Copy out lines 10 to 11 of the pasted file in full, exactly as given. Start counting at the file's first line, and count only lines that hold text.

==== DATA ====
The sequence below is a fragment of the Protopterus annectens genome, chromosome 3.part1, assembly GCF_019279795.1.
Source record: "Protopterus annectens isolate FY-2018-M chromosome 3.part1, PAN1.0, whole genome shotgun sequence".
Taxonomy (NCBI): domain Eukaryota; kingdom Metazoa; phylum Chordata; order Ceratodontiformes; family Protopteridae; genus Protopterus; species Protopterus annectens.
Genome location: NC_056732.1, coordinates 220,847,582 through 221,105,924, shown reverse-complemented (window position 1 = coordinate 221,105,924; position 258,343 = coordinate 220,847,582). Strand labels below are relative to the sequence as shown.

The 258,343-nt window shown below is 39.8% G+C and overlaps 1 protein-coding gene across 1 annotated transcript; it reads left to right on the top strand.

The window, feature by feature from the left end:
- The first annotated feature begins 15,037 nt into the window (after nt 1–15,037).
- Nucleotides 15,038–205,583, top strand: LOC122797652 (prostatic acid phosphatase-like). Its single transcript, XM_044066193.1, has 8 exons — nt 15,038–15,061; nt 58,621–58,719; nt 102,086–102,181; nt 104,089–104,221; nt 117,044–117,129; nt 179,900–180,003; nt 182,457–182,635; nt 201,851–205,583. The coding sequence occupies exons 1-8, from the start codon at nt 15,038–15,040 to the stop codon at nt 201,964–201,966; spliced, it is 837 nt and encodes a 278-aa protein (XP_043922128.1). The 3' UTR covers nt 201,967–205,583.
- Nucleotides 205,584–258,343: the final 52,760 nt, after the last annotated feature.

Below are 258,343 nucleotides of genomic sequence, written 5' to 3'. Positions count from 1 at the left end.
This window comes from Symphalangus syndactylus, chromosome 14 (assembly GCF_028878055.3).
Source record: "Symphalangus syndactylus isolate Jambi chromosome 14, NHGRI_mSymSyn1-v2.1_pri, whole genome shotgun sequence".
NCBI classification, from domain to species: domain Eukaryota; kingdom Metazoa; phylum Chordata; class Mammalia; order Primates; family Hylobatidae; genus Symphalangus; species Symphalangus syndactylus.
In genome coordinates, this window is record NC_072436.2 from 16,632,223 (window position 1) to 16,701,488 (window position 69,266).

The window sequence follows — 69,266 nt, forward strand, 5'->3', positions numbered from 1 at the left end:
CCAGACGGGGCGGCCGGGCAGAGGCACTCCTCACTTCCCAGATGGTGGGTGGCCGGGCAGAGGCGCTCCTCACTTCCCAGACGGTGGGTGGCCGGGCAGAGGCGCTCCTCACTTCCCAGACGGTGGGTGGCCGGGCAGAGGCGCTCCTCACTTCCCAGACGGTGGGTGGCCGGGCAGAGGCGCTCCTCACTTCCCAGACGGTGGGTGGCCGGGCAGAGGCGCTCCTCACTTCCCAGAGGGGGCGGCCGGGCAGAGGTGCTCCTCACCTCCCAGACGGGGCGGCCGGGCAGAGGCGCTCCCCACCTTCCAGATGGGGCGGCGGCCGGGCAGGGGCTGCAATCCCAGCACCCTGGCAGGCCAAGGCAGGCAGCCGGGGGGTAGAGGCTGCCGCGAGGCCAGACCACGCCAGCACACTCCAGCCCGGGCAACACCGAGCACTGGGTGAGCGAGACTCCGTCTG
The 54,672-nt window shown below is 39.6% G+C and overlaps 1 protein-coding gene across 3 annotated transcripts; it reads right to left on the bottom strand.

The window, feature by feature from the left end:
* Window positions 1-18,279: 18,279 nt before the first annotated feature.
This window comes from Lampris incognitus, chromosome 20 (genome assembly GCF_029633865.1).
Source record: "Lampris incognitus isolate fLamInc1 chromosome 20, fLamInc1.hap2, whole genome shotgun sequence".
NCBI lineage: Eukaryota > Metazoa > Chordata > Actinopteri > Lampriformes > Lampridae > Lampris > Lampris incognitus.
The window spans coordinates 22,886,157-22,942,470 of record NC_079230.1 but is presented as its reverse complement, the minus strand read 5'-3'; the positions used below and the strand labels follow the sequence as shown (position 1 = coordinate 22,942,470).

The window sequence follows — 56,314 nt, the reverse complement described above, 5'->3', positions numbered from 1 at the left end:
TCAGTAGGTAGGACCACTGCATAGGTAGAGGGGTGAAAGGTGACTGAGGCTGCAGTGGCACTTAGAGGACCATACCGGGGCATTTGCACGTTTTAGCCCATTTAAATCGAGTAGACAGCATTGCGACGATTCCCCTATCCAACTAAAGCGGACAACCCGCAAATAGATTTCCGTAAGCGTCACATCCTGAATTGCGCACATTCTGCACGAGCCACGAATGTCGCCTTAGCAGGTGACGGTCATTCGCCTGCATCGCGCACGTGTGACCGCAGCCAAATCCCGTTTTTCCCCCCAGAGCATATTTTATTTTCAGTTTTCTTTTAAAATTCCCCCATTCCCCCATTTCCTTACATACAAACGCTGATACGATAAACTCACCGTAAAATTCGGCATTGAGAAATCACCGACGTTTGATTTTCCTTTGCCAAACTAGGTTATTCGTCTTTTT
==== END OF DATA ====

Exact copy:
Below are 258,343 nucleotides of genomic sequence, written 5' to 3'. Positions count from 1 at the left end.
This window comes from Symphalangus syndactylus, chromosome 14 (assembly GCF_028878055.3).